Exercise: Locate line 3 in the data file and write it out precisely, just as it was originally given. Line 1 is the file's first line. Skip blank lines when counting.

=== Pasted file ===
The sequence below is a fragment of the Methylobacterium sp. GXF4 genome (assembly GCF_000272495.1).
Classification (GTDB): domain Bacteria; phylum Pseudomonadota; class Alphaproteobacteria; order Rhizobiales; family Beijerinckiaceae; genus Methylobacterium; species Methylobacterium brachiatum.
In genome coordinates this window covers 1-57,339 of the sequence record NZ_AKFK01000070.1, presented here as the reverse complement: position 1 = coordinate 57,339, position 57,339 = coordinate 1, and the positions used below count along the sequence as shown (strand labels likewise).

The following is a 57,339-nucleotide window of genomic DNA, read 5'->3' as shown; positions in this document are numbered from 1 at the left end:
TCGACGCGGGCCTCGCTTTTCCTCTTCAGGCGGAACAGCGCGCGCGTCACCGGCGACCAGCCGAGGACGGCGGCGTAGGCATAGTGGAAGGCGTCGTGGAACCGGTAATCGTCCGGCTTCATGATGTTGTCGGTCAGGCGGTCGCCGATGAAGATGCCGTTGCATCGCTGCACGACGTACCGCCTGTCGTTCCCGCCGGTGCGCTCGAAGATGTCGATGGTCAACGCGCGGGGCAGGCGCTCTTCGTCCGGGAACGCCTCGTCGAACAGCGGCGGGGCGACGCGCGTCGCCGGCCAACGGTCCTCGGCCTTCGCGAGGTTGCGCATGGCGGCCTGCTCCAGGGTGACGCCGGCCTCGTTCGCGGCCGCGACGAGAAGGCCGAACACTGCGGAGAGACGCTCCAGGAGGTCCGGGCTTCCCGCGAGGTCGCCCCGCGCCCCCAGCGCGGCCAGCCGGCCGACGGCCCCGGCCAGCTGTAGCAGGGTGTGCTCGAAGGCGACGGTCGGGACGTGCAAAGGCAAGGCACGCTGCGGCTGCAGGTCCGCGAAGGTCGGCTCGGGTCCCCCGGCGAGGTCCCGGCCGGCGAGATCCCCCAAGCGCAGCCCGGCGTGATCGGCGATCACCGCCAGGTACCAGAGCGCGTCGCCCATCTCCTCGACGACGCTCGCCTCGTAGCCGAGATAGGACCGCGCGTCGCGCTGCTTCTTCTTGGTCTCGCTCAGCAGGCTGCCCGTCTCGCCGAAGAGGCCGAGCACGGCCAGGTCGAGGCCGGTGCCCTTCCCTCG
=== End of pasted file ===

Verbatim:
In genome coordinates this window covers 1-57,339 of the sequence record NZ_AKFK01000070.1, presented here as the reverse complement: position 1 = coordinate 57,339, position 57,339 = coordinate 1, and the positions used below count along the sequence as shown (strand labels likewise).